Fight your way to fame, fortune and glory in this first-person puncher roguelite as you work to retrieve the fabled Spartan Fist. Tap your inner badass, and punch dudes so hard they explode.
Fight your way to fame, fortune and glory in this first-person puncher roguelite as you work to retrieve the fabled Spartan Fist. Playing as Emma Jones, a down-and-out detective working to earn her keep, you’ll tap your inner badass as you punch dudes so hard they explode. Navigate through an arena that’s different each time you play and delve into a whimsically gritty and colorfully punk pixilated world while fighting your way to the top.
- Radical first-person punching aimed at ultimate satisfaction
- New arenas to explore every time you play, chock full of new stuff to wreck
- A double fistful of fun to button-mash combo slammin' action with a high skill ceiling
- Earn permanent upgrades to give you a leg-up on your next run through the Gauntlet
- Colorful and vibrant pixelated characters in tandem with gory violence
- A ton of different playstyle-changing fist types (to hit dudes with)
- Mysterious things to dip fists in (maybe it'll give you power! OR NOT)
- The punk/chip fusion sounds of "Chipunk" in an all-original soundtrack
- The continuing saga of Emma and Franky, forever-friends from our previous games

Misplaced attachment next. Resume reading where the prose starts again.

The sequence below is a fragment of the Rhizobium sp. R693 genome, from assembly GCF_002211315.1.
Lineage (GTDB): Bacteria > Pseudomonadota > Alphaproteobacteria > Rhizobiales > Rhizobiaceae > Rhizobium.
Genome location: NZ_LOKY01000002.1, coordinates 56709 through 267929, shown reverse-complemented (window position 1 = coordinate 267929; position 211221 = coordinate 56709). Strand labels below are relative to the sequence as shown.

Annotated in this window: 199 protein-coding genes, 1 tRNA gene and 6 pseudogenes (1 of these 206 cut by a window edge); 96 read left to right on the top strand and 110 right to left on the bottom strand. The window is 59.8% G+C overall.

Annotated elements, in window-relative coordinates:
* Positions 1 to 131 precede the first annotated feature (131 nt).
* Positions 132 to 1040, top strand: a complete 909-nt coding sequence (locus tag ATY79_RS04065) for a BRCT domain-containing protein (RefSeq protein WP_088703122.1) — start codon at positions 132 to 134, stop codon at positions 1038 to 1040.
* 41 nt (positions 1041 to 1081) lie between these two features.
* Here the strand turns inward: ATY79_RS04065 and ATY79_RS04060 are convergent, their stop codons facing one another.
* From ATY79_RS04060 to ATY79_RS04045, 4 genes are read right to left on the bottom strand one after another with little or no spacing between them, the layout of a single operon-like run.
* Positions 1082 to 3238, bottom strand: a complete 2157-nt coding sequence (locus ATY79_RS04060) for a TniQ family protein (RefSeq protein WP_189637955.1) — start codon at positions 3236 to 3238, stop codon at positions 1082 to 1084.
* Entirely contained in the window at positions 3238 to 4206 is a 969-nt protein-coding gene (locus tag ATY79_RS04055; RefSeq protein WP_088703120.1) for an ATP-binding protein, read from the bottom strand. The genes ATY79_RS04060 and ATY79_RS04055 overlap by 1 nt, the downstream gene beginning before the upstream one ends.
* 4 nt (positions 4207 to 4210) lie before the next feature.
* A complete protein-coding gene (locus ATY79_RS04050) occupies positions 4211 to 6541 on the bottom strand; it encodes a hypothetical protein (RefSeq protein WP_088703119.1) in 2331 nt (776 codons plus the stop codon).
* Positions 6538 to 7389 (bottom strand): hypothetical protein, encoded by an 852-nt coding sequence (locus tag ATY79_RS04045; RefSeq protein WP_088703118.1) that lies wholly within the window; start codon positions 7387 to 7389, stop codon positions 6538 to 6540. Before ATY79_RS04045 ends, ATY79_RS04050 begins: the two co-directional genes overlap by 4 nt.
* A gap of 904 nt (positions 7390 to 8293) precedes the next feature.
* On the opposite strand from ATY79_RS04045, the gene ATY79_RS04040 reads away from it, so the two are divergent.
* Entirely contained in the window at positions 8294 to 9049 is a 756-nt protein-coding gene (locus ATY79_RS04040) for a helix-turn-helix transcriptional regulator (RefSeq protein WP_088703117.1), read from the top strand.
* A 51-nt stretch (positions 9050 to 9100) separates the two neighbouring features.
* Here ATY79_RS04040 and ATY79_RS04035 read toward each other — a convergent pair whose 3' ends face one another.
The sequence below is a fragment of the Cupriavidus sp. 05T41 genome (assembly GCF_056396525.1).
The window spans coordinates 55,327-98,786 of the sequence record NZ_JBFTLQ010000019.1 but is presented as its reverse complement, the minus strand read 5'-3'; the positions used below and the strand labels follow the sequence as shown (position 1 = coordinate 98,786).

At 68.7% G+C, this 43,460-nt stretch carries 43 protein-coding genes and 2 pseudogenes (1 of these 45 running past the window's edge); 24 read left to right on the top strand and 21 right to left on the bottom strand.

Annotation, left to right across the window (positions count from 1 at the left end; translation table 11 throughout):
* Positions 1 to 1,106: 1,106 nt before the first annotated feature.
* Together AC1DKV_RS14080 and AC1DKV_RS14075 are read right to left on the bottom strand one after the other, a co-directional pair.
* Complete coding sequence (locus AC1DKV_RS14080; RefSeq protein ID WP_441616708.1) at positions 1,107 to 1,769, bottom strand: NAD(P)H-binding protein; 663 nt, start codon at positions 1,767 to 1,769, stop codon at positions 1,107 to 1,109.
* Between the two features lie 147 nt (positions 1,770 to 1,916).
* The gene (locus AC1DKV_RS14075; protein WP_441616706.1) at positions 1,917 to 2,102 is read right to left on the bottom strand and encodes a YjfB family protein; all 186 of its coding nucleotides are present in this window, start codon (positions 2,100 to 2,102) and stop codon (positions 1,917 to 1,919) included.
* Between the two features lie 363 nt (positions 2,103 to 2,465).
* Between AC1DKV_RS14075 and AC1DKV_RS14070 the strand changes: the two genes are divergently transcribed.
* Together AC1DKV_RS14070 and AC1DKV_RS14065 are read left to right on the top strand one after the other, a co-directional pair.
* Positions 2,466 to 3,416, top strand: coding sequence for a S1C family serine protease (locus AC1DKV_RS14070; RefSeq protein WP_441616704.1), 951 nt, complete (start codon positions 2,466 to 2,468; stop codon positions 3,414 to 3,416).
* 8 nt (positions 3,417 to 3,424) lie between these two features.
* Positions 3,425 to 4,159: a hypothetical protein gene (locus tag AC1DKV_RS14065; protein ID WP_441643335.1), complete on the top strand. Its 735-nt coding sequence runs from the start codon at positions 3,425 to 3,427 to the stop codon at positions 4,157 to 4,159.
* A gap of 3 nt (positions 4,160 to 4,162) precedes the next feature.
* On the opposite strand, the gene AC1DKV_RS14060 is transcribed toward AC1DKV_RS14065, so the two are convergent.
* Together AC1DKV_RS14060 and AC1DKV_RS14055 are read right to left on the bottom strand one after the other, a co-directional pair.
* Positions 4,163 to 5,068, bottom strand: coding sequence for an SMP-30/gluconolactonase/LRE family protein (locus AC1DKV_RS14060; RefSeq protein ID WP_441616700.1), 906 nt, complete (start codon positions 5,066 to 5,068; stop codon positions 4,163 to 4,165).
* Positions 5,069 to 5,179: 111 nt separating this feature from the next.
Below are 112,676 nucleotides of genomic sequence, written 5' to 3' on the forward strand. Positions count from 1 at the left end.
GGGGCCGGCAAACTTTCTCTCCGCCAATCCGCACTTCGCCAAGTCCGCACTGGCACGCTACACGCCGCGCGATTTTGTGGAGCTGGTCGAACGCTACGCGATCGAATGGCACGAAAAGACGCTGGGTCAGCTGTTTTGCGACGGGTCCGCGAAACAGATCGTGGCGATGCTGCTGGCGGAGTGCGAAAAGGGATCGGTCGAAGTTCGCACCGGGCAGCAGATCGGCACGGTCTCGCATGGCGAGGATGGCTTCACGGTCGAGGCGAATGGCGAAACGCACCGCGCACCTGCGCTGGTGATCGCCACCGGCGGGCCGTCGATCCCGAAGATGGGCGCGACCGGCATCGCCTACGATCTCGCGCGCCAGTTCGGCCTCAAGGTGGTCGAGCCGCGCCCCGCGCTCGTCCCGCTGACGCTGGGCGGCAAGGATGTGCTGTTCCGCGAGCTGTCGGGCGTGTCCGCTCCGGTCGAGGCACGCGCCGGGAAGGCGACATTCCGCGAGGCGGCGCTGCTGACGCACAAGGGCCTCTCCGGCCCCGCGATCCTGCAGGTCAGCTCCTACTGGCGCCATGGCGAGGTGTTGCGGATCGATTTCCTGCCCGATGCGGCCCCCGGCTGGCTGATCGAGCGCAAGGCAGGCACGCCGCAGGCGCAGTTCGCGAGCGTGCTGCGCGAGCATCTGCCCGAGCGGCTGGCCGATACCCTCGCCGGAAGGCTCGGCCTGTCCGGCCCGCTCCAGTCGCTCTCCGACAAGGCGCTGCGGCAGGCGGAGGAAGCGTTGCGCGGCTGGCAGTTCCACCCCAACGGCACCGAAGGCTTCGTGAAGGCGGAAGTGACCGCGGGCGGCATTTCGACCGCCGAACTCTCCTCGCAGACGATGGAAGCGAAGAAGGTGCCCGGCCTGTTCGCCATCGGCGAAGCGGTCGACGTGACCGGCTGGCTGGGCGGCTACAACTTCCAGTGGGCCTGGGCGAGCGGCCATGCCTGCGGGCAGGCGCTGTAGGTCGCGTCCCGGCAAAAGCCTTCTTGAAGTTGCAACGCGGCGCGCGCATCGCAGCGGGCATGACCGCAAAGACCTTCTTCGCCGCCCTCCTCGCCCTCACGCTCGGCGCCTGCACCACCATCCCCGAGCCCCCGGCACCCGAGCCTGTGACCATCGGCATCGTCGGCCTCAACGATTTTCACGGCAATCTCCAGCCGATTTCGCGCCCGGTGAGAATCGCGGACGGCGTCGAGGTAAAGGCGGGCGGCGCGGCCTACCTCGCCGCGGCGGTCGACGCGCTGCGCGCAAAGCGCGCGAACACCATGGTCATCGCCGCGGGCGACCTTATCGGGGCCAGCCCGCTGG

Grab your TV or monitor, and your gamepad (or mouse & keyboard), and get punching!
This game came after Hot Tin Roof, and after a side-gig doing contracting for a non-games company. As a result, we had juuuust enough cash to try and do a BIG BUDGET approach to launch. Which, naturally, was a huge mistake and blew up in our face. We blew a bunch of money on a fancy trailer and marketing, when realistically we should have spent quite a bit more time just nailing down the fundamentals. The single biggest mistake we made was in screwing up the target audience. I really liked first-person punchers, and roguelites were hot, so it was like "hey if we put BOTH these together that's a ton of people!" when. Well. No. Actually the way those work is you get the OVERLAP of the two audiences, and, while I personally think first-person punchers are rad, the audience for them has traditionally been super thin. Even the classic big names like Zeno Clash often struggled at market, and those were specialists in just that genre, not trying to do multiple things.